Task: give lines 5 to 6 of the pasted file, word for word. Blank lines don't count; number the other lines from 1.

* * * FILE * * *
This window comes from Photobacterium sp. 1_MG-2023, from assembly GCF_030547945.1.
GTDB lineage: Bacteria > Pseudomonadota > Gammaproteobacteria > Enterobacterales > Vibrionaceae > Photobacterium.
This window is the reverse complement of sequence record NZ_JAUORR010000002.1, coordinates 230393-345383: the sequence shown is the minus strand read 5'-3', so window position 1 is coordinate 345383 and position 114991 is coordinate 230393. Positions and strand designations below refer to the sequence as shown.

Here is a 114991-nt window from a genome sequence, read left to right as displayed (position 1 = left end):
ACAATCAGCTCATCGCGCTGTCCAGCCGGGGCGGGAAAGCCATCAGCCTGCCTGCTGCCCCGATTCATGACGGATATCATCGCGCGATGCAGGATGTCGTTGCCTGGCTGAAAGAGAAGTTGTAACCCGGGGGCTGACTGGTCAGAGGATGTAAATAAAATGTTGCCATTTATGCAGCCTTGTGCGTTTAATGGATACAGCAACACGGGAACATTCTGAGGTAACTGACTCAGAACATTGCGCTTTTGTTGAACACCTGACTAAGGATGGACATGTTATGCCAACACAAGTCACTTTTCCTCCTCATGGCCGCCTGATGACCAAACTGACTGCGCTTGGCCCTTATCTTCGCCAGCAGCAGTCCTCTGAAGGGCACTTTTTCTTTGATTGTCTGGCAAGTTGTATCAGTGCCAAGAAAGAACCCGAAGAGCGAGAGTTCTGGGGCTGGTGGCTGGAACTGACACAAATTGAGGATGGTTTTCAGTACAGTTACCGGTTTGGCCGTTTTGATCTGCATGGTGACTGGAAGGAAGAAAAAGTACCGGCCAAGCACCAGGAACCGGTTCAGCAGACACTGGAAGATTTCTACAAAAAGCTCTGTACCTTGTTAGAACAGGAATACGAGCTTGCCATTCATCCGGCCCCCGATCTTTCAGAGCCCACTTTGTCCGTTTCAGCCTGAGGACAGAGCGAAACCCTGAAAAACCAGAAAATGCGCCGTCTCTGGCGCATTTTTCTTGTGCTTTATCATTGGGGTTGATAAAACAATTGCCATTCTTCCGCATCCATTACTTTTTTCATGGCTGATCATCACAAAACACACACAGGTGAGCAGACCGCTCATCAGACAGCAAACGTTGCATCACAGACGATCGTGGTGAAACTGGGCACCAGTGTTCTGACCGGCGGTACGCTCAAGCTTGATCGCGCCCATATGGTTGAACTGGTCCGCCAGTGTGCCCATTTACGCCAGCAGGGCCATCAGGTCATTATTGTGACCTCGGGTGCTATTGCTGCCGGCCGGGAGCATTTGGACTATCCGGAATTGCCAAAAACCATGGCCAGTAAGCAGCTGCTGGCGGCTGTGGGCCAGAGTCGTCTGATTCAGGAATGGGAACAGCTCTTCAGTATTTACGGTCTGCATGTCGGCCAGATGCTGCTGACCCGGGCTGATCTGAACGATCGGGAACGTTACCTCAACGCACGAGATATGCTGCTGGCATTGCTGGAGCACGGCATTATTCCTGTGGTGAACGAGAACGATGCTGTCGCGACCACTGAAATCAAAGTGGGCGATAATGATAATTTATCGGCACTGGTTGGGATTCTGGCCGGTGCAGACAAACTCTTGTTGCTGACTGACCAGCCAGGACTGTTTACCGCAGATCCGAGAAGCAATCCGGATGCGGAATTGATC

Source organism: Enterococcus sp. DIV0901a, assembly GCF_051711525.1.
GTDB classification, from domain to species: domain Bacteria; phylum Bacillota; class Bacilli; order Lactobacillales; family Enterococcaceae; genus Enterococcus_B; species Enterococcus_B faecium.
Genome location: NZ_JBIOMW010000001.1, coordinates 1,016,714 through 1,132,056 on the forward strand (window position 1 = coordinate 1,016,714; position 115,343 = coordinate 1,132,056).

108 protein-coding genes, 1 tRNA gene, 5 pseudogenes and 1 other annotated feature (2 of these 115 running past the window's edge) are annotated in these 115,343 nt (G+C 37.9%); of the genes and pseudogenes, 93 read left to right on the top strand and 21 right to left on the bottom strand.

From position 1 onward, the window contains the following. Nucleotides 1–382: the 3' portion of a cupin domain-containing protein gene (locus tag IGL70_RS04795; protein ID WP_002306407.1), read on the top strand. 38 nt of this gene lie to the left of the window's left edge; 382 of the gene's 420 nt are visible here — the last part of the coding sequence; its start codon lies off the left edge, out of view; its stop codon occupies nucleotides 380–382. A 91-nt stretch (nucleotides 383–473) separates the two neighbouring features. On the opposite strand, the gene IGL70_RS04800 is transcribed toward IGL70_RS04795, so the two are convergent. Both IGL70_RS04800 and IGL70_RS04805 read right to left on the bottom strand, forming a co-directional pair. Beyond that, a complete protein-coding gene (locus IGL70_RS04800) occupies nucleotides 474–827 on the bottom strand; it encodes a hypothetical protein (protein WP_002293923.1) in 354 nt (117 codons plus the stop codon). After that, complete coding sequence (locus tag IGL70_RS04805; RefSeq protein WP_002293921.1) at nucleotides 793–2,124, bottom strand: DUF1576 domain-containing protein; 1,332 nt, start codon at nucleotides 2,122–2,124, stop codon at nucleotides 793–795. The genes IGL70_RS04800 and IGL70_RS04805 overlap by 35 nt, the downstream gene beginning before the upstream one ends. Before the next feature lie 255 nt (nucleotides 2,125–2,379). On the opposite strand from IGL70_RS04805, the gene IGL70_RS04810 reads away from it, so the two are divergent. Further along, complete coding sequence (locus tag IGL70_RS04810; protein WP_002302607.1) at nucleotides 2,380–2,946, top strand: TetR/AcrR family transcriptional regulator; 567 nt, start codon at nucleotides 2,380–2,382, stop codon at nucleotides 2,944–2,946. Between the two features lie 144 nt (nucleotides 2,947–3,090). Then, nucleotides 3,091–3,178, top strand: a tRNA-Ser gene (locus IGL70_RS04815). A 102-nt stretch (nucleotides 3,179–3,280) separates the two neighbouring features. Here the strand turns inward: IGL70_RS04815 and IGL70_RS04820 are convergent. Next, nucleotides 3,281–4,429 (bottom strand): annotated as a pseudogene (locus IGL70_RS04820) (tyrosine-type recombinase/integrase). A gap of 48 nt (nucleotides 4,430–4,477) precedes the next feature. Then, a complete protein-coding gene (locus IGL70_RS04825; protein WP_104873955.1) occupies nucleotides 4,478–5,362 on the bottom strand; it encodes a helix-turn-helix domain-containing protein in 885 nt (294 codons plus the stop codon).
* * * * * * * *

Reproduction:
ACAATCAGCTCATCGCGCTGTCCAGCCGGGGCGGGAAAGCCATCAGCCTGCCTGCTGCCCCGATTCATGACGGATATCATCGCGCGATGCAGGATGTCGTTGCCTGGCTGAAAGAGAAGTTGTAACCCGGGGGCTGACTGGTCAGAGGATGTAAATAAAATGTTGCCATTTATGCAGCCTTGTGCGTTTAATGGATACAGCAACACGGGAACATTCTGAGGTAACTGACTCAGAACATTGCGCTTTTGTTGAACACCTGACTAAGGATGGACATGTTATGCCAACACAAGTCACTTTTCCTCCTCATGGCCGCCTGATGACCAAACTGACTGCGCTTGGCCCTTATCTTCGCCAGCAGCAGTCCTCTGAAGGGCACTTTTTCTTTGATTGTCTGGCAAGTTGTATCAGTGCCAAGAAAGAACCCGAAGAGCGAGAGTTCTGGGGCTGGTGGCTGGAACTGACACAAATTGAGGATGGTTTTCAGTACAGTTACCGGTTTGGCCGTTTTGATCTGCATGGTGACTGGAAGGAAGAAAAAGTACCGGCCAAGCACCAGGAACCGGTTCAGCAGACACTGGAAGATTTCTACAAAAAGCTCTGTACCTTGTTAGAACAGGAATACGAGCTTGCCATTCATCCGGCCCCCGATCTTTCAGAGCCCACTTTGTCCGTTTCAGCCTGAGGACAGAGCGAAACCCTGAAAAACCAGAAAATGCGCCGTCTCTGGCGCATTTTTCTTGTGCTTTATCATTGGGGTTGATAAAACAATTGCCATTCTTCCGCATCCATTACTTTTTTCATGGCTGATCATCACAAAACACACACAGGTGAGCAGACCGCTCATCAGACAGCAAACGTTGCATCACAGACGATCGTGGTGAAACTGGGCACCAGTGTTCTGACCGGCGGTACGCTCAAGCTTGATCGCGCCCATATGGTTGAACTGGTCCGCCAGTGTGCCCATTTACGCCAGCAGGGCCATCAGGTCATTATTGTGACCTCGGGTGCTATTGCTGCCGGCCGGGAGCATTTGGACTATCCGGAATTGCCAAAAACCATGGCCAGTAAGCAGCTGCTGGCGGCTGTGGGCCAGAGTCGTCTGATTCAGGAATGGGAACAGCTCTTCAGTATTTACGGTCTGCATGTCGGCCAGATGCTGCTGACCCGGGCTGATCTGAACGATCGGGAACGTTACCTCAACGCACGAGATATGCTGCTGGCATTGCTGGAGCACGGCATTATTCCTGTGGTGAACGAGAACGATGCTGTCGCGACCACTGAAATCAAAGTGGGCGATAATGATAATTTATCGGCACTGGTTGGGATTCTGGCCGGTGCAGACAAACTCTTGTTGCTGACTGACCAGCCAGGACTGTTTACCGCAGATCCGAGAAGCAATCCGGATGCGGAATTGATC

Source organism: Enterococcus sp. DIV0901a, assembly GCF_051711525.1.